Home » Perspective » The irrelevancy of Hammerschmidt v. U.S. to Trump’s defense

By John R. Vile, published on August 9, 2023

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Former President Donald Trump speaks at a campaign rally, Tuesday, Aug. 8, 2023, at Windham High School in Windham, N.H. AP Photo/Robert F. Bukaty

Former President Donald Trump speaks at a campaign rally, Tuesday, Aug. 8, 2023, at Windham High School in Windham, N.H. AP Photo/Robert F. Bukaty


As pointed out in a previous article, one of former President Donald Trump’s defenses against the indictments that the D.C. grand jury has issued to him for conspiracy to commit fraud and obstruct voting rights is that he was simply exercising his First Amendment rights while pursuing claims to have won the election.


One of the cases that his attorneys have cited is Hammerschmidt v. United States (1924). In this case, the U.S. Supreme Court overturned a conviction against Thomas Hammerschmidt and 12 others who had been convicted of willfully and unlawfully conspiring “to defraud the United States by impairing, obstructing, and defeating” a lawful government function by “printing, publishing and circulating of handbills, dodgers, and other matter intended and designed to counsel, advise, and procure persons subject to the Selective Act to refuse to obey it.” The 6th U.S. Circuit Court of Appeals had upheld the convictions.


By contrast, Chief Justice William Howard Taft ruled that lower courts had misapplied an earlier decision in Hass v. Henkel, 216 U.S. 461 (1910). That case had, in turn, involved an alleged conspiracy in which Moses Haas and others had been charged with defrauding the United States by attempting secretly to bribe an associate statistician in the Department of Agriculture to falsify information and give them access to cotton reports before they were officially issued so they could engage in market speculation. In that case, Justice Horace Lurton had argued, “The statute is broad enough in its terms to include any conspiracy for the purpose of impairing, obstructing or defeating the lawful function of any department of government.”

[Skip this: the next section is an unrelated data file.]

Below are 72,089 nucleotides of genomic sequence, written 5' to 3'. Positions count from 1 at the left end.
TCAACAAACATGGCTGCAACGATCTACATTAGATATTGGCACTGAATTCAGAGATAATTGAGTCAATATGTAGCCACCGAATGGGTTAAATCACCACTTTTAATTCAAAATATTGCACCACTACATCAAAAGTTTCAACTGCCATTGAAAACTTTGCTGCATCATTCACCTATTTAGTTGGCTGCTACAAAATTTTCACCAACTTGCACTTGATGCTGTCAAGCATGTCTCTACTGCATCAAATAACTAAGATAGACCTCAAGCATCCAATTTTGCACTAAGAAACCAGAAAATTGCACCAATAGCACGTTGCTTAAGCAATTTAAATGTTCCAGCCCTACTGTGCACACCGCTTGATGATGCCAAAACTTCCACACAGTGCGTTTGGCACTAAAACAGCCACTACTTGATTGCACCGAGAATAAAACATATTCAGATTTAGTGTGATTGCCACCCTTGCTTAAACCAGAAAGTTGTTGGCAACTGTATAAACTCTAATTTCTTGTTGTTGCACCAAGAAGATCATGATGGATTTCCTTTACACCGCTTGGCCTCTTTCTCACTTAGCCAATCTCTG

In explaining what conspiracy involved, Taft said in Hammerschmidt that in addition to applying to those who were attempting “to cheat the government out of property or money,” conspiracy “also means to interfere with or obstruct one of its lawful governmental functions by deceit, craft, or trickery, or at least by means that are dishonest.” Taft further explained that “It is not necessary that the government shall be subjected to property or pecuniary loss by the fraud, but only that its legitimate official action and purpose shall be defeated by misrepresentation, chicane or overreading of those charged with carrying out the government intention.”


Taft said he did not believe that private individuals who were sending publications urging individuals to resist the draft fell into this category.


Given that President Trump was an elected official who had taken an oath to uphold the Constitution, which included an obligation to enforce the laws, it seems doubtful that Hammerschmidt will prove to be a particularly useful precedent if the special counsel, Jack Smith, can prove that Trump specifically engaged in activities to subvert the electoral process. Indeed, the charges against Trump appear far closer to the factual pattern in Haas v. Henkel, which upheld convictions, than to Hammerschmidt.


Smith took special pains to see that the charges against Trump did not involve public speeches seeking electoral reform or even encouraging protests against election results, but only his alleged actions in conjunction with attorneys and other government actors to conspire to defraud and obstruct the electoral results, thereby depriving the American people of their voting rights. In this respect, the charges against Trump appear closer to those that were upheld in Hass v. Henkel than to those at issue in Hammerschmidt.


John R. Vile is a professor of political science and dean of the Honors College at Middle Tennessee State University. He is co-editor of the Encyclopedia of the First Amendment. 



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